Ionis Pharmaceuticals reported earnings last week, but with revenue coming from partners rather than selling drugs, the pipeline update was the most important part of the conference call.
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Ionis Pharmaceuticals results: The raw numbers
Data source: Company press release.
What happened with Ionis Pharmaceuticals this quarter?
- Revenue was lower year over year, but that's entirely due to the timing of milestone payments. The first quarter included $12.5 million from Biogen for advancing nusinersen and ONIS-BIIB4Rx and $1.5 million from GlaxoSmithKline for advancing IONIS-HBV-LRx. The year-ago quarter had $31 million from Biogen and $15 million from GlaxoSmithKline.
- Ionis and Biogen presented data on nusinersen ininfants withspinal muscular atrophy (SMA) from the ongoing phase 2 trial showing the infants -- now toddlers -- are reaching milestones that wouldn't be expected for babies with SMA.
- After the quarter ended, Ionis sold its rights to Kynamro -- which it got back from Sanofi -- for a $15 million upfront payment and up to $80 million in additional milestone payments. Starting next year, Ionis will get royalties that average in the mid to low teens on global sales of Kynamro, although it'll have to give Sanofi 3% royalty and also 3% of the cash payments.
- The company ended the quarter with a hair over $700 million in the bank, quite a bit for a biotech without any substantial sales of drugs.
Image source: Sanofi.
What management had to say
In a comment on accelerating the development of nusinersen based on comparing the phase 2 data to historical controls rather than the ongoing placebo-controlled phase 3 trial, Ionis' chairman and CEO Stan Crooke continued to take a conservative approach, stating, "We also understand the challenge when gaining rapid approval based on historical controls. This substantial past and recent experience, even in rare disease situations, shows that any approach other than working cooperatively with regulatory agencies around the world, leads to prolong delays in approval." Crooke didn't call out Sarepta Therapeutics by name, but it seems likely that the biotech's recent experience with the FDA on its Duchenne muscular dystrophy drug compared to historical controls is what he was hinting at.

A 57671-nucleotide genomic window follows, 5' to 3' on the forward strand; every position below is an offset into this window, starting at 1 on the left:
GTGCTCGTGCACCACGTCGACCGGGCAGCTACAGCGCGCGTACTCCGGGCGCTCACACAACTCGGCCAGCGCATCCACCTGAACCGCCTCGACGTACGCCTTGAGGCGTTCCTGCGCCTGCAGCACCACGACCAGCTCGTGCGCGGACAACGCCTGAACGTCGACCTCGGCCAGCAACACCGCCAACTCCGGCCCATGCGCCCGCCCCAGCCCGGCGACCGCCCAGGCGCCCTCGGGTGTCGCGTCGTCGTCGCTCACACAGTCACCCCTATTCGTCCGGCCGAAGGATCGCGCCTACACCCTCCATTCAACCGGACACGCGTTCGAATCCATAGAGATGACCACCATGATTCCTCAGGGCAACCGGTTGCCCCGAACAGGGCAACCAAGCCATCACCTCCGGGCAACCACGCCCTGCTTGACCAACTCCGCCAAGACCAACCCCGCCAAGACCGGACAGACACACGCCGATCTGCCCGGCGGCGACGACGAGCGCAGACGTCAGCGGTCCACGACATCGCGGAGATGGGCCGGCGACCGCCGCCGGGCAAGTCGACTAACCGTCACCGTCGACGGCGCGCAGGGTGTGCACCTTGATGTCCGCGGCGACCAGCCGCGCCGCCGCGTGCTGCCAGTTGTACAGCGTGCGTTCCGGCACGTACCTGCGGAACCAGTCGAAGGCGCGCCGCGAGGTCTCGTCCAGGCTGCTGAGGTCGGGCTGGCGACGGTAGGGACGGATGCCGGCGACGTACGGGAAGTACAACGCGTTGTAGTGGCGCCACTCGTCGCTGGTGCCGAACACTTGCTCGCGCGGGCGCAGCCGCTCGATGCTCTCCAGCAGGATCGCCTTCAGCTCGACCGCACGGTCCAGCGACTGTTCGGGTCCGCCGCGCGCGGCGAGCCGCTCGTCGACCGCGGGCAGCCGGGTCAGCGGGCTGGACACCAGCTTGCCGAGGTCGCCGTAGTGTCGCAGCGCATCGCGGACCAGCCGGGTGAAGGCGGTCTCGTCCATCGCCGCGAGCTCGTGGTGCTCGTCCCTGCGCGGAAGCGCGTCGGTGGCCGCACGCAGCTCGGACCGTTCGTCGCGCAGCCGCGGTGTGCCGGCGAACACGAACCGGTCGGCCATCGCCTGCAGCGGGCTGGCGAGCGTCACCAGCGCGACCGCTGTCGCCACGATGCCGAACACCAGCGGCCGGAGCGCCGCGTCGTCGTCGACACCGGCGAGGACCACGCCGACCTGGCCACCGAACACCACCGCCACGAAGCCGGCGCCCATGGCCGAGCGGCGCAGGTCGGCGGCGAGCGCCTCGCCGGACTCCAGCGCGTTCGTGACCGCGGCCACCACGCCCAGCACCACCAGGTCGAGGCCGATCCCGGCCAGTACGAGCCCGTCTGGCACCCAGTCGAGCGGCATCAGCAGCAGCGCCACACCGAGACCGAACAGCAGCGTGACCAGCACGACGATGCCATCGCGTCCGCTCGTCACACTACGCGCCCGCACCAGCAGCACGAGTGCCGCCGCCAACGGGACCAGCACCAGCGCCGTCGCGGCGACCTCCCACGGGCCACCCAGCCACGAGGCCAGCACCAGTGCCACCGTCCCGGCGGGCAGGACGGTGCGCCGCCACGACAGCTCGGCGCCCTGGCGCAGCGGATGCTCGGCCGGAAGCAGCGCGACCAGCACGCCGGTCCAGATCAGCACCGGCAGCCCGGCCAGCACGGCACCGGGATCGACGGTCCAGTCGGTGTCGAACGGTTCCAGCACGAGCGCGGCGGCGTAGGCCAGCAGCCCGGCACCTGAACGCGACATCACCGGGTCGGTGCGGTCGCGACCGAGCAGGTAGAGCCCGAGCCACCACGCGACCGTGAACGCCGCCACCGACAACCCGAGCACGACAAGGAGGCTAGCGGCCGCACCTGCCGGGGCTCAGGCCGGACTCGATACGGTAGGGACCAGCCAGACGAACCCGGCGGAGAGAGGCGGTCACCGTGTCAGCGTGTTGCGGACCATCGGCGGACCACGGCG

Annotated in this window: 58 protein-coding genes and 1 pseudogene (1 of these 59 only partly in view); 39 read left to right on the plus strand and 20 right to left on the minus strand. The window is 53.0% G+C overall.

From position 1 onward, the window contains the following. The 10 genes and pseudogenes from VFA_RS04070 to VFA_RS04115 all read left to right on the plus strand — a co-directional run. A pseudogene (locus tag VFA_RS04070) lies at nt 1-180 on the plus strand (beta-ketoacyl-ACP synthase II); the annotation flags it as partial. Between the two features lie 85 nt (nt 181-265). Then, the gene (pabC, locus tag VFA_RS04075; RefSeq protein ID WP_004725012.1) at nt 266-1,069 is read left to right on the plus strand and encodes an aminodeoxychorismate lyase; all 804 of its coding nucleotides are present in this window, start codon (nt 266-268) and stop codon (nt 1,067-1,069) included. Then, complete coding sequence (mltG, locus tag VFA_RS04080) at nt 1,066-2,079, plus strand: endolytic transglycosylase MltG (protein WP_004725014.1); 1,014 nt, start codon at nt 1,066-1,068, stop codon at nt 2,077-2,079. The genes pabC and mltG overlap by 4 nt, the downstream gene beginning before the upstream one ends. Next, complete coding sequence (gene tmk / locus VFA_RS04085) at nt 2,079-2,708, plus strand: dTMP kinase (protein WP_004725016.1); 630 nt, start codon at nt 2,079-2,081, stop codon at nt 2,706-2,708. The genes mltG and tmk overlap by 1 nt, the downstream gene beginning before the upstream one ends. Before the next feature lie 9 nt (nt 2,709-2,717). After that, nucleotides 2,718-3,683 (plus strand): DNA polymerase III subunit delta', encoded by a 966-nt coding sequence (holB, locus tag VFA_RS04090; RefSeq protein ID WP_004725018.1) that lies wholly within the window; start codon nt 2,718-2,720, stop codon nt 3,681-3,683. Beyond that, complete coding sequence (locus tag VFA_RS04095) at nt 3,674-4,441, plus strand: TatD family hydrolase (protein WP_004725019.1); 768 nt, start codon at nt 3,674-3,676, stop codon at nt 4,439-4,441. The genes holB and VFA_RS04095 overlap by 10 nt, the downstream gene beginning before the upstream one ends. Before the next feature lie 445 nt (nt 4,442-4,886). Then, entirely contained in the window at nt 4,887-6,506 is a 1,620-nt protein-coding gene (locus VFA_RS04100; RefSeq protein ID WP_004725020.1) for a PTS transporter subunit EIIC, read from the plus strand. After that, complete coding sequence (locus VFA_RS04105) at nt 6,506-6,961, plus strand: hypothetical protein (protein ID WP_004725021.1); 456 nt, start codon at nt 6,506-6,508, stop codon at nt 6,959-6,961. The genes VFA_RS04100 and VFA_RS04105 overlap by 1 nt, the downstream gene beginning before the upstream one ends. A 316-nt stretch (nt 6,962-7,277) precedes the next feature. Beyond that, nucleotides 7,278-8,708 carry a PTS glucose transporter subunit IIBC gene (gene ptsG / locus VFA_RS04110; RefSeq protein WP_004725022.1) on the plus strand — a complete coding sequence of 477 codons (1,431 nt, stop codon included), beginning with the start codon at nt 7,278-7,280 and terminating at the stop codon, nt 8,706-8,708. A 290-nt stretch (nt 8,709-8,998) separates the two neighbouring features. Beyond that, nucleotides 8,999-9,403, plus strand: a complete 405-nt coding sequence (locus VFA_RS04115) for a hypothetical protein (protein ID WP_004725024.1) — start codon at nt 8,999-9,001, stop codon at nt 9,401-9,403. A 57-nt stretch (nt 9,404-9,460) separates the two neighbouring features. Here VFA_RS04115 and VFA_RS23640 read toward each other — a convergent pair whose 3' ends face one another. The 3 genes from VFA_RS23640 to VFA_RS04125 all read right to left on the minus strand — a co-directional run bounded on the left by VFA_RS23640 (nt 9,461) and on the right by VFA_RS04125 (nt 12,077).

Even if Biogen and Ionis wait for the full phase 3 data for nusinersen, Ionis' chief business officer, Sarah Boyce, pointed out it's not the only drug they'll be getting ready for an New Drug Application (NDA): "We are well along in NDA preparations for all three drugs and plan to file rapidly after positive Phase-3 data. Of course, means that we can have all three drugs on the market over the course of the next couple of years." Beyond nusinersen, Ionis has the potential for near-term approval for triglyceride-lowering volanesorsen and IONIS-TTRRX.
You may recall, Ionis took a bit of a dive in April after disclosing that the FDA was holding up GlaxoSmithKline's trial testing IONIS-TTRRX in transthyretin (TTR) amyloid cardiomyopathy. Crooke gave an update on the issue delaying that trial, stating, "We have seen some platelet reductions in our patients treated with TTRRx." Later he brushed it off as a minor setback especially in the ongoing trials: "We think this is manageable in the TTR patients, and we are doing just that."
The three phase 3 drugs set to read out in the coming year or so are clearly the most important to Ionis' near-term valuation, but Ionis has plenty of drugs in earlier stages behind those. Many of the pipeline drugs are already partnered out and could produce substantial milestone payments this year, including $55 million from Bayer for IONIS-FXIRX and $25 million from AstraZenecafor advancing the first cardiometabolic drug under their partnership.
The article Ionis Pharmaceuticals Inc Is Burning Partners' Cash (Thank Goodness There's Lots of It) originally appeared on Fool.com.
Brian Orelli has no position in any stocks mentioned. The Motley Fool owns shares of and recommends Ionis Pharmaceuticals. The Motley Fool recommends Biogen. Try any of our Foolish newsletter services free for 30 days. We Fools may not all hold the same opinions, but we all believe that considering a diverse range of insights makes us better investors. The Motley Fool has a disclosure policy.
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